It has been reported that the Administration is looking at imposing a vacancy tax on first-hand residential units. REDA is puzzled by the objective of this proposal as such a tax cannot dampen the price escalation that is the combined result of a persistent shortage of land supply and an abundant liquidity in an ultra-low interest rate environment.
According to the Rating and Valuation Department, the vacancy rate of Hong Kong’s residential stock is at an all time low of 3.7%. So what is to be achieved with the introduction of a new vacancy tax? Further, the “9,000 unsold units in completed projects” quoted by the Administration from time to time is misleading. Included in this figure are units having been issued an Occupation Permit (“OP”) but still awaiting issuance of the Certificate of Compliance (“CC”) or Consent to Assign (“CA”) and projects used for rental purpose or serviced apartments. Government statistics show that this is a fluctuating number ranging from 19,000 in 2006 to 6,000 in 2016 and to 9,000 as at 31 March 2018. And out of the 9,000 units, 6,000 were issued with an OP only in 2017 and 2018, with a significant portion of them actually in the course of sale.
It should be noted that a property issued with an OP still requires another 6 to 12 months to do the furnishing, fittings, landscaping, etc. to put it into a state that would meet the handover standard as expected in today’s market. If a reference point for readiness of occupation is needed for any reason, the CC date is more appropriate. And if we apply the CC date instead of the OP date, the 9,000 figure would come down to 3,000.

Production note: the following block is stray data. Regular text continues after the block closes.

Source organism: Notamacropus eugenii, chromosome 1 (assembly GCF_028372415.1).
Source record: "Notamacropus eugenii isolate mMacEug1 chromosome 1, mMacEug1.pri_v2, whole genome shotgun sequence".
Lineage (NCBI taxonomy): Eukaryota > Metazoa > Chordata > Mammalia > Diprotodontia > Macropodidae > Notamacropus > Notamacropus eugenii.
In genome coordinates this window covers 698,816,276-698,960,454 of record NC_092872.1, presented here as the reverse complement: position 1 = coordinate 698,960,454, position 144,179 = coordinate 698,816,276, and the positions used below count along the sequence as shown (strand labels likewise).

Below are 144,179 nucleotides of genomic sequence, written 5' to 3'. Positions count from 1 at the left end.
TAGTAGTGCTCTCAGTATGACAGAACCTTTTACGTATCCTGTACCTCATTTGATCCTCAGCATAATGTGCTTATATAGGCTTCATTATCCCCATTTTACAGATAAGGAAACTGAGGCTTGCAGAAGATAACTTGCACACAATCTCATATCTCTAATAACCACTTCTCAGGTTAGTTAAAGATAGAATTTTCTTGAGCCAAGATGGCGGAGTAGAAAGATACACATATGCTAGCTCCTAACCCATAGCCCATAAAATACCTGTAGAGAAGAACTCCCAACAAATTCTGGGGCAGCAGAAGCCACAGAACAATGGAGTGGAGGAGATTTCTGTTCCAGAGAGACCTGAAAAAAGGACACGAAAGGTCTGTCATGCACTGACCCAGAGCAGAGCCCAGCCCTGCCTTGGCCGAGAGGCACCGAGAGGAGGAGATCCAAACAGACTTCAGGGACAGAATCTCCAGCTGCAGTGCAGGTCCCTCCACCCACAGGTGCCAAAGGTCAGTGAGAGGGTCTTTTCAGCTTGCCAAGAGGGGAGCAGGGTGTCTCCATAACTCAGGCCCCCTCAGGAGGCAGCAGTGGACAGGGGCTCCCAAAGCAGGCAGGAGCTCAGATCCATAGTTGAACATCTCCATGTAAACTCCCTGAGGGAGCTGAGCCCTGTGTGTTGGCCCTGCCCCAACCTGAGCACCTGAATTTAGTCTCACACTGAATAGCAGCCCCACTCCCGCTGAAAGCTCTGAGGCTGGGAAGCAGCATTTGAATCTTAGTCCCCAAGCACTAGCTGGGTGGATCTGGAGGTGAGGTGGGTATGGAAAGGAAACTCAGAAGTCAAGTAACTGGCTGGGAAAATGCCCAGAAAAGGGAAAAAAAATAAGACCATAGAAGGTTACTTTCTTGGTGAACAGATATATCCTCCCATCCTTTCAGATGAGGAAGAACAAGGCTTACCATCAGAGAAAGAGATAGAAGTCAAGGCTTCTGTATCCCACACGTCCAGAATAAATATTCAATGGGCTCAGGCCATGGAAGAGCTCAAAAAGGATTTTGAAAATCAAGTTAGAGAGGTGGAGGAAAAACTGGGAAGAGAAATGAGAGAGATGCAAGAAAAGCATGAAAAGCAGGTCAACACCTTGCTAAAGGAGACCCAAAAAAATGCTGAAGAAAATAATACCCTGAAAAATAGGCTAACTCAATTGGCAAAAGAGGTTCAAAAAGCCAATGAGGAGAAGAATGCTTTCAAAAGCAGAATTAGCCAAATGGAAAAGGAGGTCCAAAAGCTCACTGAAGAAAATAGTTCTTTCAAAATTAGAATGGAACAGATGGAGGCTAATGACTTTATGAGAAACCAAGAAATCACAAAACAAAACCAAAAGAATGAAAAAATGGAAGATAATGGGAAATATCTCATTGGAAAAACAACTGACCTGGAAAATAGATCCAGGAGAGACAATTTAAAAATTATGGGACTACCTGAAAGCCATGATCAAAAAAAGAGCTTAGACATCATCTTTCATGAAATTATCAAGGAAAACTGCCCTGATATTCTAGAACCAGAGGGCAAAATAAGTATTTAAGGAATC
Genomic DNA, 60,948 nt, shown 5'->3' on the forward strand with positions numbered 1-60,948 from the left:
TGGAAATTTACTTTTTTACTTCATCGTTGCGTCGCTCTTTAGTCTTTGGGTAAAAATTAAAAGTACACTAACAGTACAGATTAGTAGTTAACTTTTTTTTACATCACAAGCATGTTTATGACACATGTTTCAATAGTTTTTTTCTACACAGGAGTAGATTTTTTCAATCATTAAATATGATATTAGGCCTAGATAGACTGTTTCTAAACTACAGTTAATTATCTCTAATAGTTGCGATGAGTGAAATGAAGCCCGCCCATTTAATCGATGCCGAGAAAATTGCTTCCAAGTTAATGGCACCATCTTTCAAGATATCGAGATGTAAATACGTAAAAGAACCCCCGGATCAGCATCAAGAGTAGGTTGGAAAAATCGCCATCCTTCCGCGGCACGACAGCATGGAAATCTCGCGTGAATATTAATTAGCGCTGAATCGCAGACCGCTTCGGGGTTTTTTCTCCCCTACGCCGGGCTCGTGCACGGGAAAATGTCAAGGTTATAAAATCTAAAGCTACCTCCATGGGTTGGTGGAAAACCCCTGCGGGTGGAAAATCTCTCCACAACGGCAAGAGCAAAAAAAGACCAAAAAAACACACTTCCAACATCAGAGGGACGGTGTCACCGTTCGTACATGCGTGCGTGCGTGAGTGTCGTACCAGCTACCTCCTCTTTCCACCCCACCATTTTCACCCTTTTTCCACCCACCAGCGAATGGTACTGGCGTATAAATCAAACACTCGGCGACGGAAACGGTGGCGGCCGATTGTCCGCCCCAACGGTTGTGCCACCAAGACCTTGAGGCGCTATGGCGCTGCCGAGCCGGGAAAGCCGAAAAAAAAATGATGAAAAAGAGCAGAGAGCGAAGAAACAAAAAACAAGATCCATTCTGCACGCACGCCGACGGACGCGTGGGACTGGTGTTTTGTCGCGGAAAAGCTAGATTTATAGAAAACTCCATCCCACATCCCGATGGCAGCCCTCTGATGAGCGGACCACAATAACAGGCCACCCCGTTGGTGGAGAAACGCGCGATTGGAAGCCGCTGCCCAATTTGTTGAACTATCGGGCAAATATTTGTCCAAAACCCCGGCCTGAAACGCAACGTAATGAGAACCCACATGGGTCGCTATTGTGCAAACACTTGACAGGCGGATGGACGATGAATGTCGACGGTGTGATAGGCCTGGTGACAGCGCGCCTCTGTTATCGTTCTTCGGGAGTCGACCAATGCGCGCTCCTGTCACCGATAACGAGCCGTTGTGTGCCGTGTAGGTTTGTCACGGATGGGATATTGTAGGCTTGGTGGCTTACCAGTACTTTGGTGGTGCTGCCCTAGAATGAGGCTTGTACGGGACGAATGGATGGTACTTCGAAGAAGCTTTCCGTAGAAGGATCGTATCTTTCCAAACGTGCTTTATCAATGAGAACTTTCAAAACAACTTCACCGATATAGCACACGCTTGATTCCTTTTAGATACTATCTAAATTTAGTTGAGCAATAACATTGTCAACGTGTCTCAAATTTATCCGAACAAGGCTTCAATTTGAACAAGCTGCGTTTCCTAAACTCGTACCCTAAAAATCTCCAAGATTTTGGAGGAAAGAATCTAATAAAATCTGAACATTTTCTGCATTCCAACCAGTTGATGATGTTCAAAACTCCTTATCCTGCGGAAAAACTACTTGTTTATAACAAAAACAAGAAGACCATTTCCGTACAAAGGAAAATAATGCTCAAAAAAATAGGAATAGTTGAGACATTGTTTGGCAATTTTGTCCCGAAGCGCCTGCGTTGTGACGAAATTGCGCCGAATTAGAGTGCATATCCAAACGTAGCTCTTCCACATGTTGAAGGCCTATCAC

An unsold stock of 3,000, when put in the context of 79,000 units of first-hand residential properties sold in the last 5 years to 2017, is a tiny fraction which represents the normal float in the sales pipeline. Any suggestion of “hoarding” can hardly be justified.
REDA therefore opposes the vacancy tax for the above reasons but if the Government is bent on introducing one regardless, it should at least consider the following:
- For the sake of fairness, the new policy should not be retrospective.
- The reference of “completion” should not be tied to the issuance of OP but CC/CA when all furnishing, fittings, landscaping, etc. have been completed for the purpose of handover.
- Exemption should be allowed for (1) non-mass market units (2) projects held by developers for rental purpose and serviced apartments and (3) projects for which developers are able to demonstrate that sales had been conducted with their best efforts.
- A grace period of two years counting from real project completion (ie, after CC/CA).